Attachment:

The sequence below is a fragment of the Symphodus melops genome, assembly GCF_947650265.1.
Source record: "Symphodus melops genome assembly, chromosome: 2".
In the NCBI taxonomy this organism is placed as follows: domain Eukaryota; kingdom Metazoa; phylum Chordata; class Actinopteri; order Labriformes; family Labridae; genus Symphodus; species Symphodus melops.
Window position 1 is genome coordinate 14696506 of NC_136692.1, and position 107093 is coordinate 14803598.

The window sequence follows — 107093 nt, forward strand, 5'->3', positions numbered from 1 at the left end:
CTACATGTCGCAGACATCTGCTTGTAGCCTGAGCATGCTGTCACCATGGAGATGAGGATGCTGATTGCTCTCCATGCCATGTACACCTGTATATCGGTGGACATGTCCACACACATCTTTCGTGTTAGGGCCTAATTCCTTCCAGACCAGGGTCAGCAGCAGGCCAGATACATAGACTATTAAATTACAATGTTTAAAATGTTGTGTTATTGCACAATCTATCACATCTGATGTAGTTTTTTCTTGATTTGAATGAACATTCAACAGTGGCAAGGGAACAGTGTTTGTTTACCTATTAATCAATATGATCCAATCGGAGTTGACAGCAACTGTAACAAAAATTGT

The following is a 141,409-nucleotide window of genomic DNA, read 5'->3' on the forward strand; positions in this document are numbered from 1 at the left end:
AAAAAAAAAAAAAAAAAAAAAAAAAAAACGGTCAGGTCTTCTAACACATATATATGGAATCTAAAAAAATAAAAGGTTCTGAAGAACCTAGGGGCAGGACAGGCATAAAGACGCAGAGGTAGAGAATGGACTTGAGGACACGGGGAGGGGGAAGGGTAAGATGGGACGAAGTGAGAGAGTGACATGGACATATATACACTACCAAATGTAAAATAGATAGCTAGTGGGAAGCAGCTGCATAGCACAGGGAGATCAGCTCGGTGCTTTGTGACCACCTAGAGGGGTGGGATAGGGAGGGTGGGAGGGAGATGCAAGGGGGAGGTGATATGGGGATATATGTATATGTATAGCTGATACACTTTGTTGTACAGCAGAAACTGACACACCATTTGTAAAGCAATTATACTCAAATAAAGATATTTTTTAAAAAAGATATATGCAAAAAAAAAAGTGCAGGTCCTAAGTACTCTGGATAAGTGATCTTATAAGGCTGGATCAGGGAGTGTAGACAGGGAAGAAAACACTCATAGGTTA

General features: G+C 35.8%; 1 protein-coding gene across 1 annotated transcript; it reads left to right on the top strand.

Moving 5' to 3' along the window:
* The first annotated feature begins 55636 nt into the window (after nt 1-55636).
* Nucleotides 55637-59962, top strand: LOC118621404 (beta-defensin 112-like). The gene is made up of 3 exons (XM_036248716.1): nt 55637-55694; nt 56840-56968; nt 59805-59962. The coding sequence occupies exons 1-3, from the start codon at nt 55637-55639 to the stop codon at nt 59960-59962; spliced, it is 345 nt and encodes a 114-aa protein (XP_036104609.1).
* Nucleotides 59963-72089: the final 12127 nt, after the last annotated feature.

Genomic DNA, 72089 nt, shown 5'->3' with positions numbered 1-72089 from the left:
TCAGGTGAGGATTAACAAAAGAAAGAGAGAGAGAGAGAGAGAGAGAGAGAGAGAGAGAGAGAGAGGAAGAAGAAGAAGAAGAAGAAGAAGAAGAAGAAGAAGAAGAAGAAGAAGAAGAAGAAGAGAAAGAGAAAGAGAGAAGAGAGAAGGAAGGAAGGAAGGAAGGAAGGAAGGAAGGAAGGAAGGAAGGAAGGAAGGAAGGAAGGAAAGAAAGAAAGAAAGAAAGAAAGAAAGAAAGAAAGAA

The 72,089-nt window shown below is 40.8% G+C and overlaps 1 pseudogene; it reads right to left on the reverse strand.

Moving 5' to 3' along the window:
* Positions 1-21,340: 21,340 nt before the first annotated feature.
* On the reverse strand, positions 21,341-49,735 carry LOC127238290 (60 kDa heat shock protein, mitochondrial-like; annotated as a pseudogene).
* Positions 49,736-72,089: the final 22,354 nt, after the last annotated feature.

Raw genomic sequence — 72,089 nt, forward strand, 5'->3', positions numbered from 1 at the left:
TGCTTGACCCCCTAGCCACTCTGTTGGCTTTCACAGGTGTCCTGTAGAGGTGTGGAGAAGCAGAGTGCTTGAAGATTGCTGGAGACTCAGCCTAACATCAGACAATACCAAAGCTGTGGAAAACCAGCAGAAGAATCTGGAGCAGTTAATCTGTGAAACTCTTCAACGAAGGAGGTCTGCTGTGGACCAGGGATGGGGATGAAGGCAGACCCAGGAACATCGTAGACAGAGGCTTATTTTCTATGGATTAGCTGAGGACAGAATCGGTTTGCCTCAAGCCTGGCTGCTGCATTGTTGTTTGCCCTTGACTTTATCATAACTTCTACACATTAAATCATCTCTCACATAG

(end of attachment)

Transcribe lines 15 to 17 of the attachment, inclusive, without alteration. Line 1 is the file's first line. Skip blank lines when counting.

TCAGGTGAGGATTAACAAAAGAAAGAGAGAGAGAGAGAGAGAGAGAGAGAGAGAGAGAGAGAGAGGAAGAAGAAGAAGAAGAAGAAGAAGAAGAAGAAGAAGAAGAAGAAGAAGAAGAAGAAGAGAAAGAGAAAGAGAGAAGAGAGAAGGAAGGAAGGAAGGAAGGAAGGAAGGAAGGAAGGAAGGAAGGAAGGAAGGAAGGAAGGAAAGAAAGAAAGAAAGAAAGAAAGAAAGAAAGAAAGAA

The 72,089-nt window shown below is 40.8% G+C and overlaps 1 pseudogene; it reads right to left on the reverse strand.

Moving 5' to 3' along the window: